 iii. Flexibility:The approach of personal selling is
always flexible. Sometimes salesman may
explain the features and benefits of the product,
sometimes give demonstration of the use of
product and also faces number of queries from
the customers. Looking into the situation and
interest of the customers, the approach of the
salesman is decided instantly.
 iv. Promotion of sales:The ultimate objective of
personal selling is to promote sales by
convincing more and more customers to use the
product.
 v. Supply of Information: Personal selling
provides various information to the
customers regarding availability of the
product, special features, uses and utility of
the products. So it is an educative process.
 vi. Mutual Benefit: It is a two-way process.
Both seller and buyer derive benefit from it.
While customers feel satisfied with the
goods, the seller enjoys the profits.
PROSPECTING: IDENTIFYING POTENTIAL CUSTOMERS
APPROACHING THE PROSPECT
FOLLOWING UP
CLOSING THE SALE
HANDLING OBJECTIONS
MAKING THE SALES PRESENTATION
Pre approach: QUALIFYING PROSPECTS
Pre-approach (Qualifying)
Finding and analyzing
information about prospects
Evaluating a prospect’s
potential
Prospecting: Identifying
likely new customers
•Leads
•Developing lists of Potential
customers
The Personal Selling Process
ApproachingThe Prospect
HOW DOWE MAKETHE
INITIAL CONTACT & BUILD
RAPPORT
There is only one time
to make a first
impression
The Personal Selling Process
MakingThe Sales Presentation
 Using Persuasive communication
 Hold Attention
 Stimulate Interest
 Desire
 “Tell the product’s story”
The Personal Selling Process
Handling Objections
 Questions
 Reservations
 Understand Concern
 Counterarguments
 Acknowledge concern
 Clues to process
The Personal Selling Process
Closing the Sale
 Closing signals
 Trial close
 Asking the prospect to buy
The Personal Selling Process
Following Up
 Commitments met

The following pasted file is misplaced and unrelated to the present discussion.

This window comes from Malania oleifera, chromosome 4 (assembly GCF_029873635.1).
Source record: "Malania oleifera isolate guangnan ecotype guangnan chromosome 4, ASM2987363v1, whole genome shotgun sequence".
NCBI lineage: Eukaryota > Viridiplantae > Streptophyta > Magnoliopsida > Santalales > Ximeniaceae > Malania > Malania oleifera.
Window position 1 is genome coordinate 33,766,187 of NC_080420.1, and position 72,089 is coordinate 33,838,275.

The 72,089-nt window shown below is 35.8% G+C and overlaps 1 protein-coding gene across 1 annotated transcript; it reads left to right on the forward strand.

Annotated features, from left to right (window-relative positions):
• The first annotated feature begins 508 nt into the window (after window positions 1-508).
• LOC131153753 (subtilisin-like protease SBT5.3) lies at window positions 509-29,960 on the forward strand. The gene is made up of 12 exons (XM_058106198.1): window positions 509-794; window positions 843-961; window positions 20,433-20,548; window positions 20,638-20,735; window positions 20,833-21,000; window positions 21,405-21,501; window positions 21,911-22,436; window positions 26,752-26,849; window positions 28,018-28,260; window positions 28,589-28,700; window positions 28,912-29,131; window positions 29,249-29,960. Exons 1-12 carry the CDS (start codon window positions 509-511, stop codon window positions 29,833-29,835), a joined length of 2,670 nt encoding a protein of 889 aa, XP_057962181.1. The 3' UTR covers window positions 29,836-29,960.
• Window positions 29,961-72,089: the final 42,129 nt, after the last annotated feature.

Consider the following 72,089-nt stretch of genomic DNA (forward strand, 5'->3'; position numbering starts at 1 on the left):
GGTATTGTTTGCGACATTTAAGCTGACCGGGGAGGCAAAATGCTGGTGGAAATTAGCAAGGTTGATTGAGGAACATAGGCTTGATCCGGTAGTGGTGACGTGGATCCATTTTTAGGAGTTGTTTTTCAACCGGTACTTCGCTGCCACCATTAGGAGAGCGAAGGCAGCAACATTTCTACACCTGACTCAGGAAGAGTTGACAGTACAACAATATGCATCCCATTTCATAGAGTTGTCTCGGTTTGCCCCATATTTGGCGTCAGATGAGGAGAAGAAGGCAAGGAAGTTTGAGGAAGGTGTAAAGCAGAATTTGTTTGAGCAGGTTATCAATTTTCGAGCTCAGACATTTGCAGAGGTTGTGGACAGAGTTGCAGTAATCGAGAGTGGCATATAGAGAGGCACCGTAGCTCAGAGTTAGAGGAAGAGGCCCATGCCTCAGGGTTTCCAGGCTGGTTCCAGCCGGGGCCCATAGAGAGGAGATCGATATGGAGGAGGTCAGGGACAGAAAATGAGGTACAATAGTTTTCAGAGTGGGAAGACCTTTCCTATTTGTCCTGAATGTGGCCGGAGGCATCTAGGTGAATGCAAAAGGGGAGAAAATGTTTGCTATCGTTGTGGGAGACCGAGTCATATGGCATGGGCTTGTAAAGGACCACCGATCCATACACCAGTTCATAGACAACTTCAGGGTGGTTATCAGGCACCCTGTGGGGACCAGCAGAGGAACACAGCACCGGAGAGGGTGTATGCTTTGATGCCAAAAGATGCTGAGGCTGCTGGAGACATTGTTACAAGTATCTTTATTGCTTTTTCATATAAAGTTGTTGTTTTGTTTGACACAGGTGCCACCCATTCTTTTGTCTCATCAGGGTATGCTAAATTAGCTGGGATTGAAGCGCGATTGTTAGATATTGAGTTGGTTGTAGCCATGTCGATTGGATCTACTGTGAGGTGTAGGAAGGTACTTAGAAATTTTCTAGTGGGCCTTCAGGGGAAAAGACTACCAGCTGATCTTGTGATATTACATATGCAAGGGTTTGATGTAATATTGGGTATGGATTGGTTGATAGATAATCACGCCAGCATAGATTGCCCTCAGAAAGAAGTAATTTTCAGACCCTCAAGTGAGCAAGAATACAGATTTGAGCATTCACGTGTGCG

 Shipment
 Performance
 Reinforce L-R relationship
 Satisfied customers rebuy & recommend
 1. Mutual benefit
 2. Salesmanship is a persuasion
 3. Creation of permanent customers
 4. An educative process
 5.Winning of buyer confidence
 6. Link between the buyer and the seller
 7. A creative process
 8. Aiming to serve producers, distributors and
customers
 9. Discourages unnecessary arguments
 10. Customers are always right
 A - Attention (Awareness): attract the attention of
the customer.
 I - Interest: raise customer interest by focusing on and
demonstrating advantages and benefits (instead of
focusing on features, as in traditional advertising).
 D - Desire: convince customers that they want and
desire the product or service and that it will satisfy
their needs.
 A - Action: lead customers towards taking action
and/or purchasing.
 A1 = Attention
The large image of Lionel Messi draws the potential customers
initial attention to the advert.
 I = Interest
The text “Every team needs the spark” raises the potential
customer interest in the advert as they want to know how they
can bring this “Spark” to their team.
 D = Desire
The text “F50, time your feet light up the game” below the
image of the F50 shoe increases the potential customers desire
for the shoes as they believe that it will make them a better
footballer.
 A2 = Action
The action is that the potential customer will visit the website
and find out more information and/or purchase the shoes.
 Empathy: Empathy is the ability to identify
with customers, to feel what they are feeling
and make customers feel respected.
 Focus: A person with focus is internally driven
to accomplish goals and can stay attentive to
one topic. Focused individuals are more
demanding of themselves than other people
and they are self-motivated.
 Responsibility: A person with a strong sense of
responsibility does not place blame on other
people when placed in a difficult situation. This
type of person, referred to as an “agent”, gets
things done and when obstacles arise, accepts
any errors or omissions that have occurred
 Optimism: A salesperson with a healthy amount
of optimism can be described as someone who is
slow to learn helplessness.
 Ego-drive: Ego-drive is similar to optimism in
that both traits require persistence. But ego-
drive is persistence for the purpose of
succeeding and above all winning. It’s all
about competitiveness.
END OF MODULE III

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Mm ii unit iii sales promotion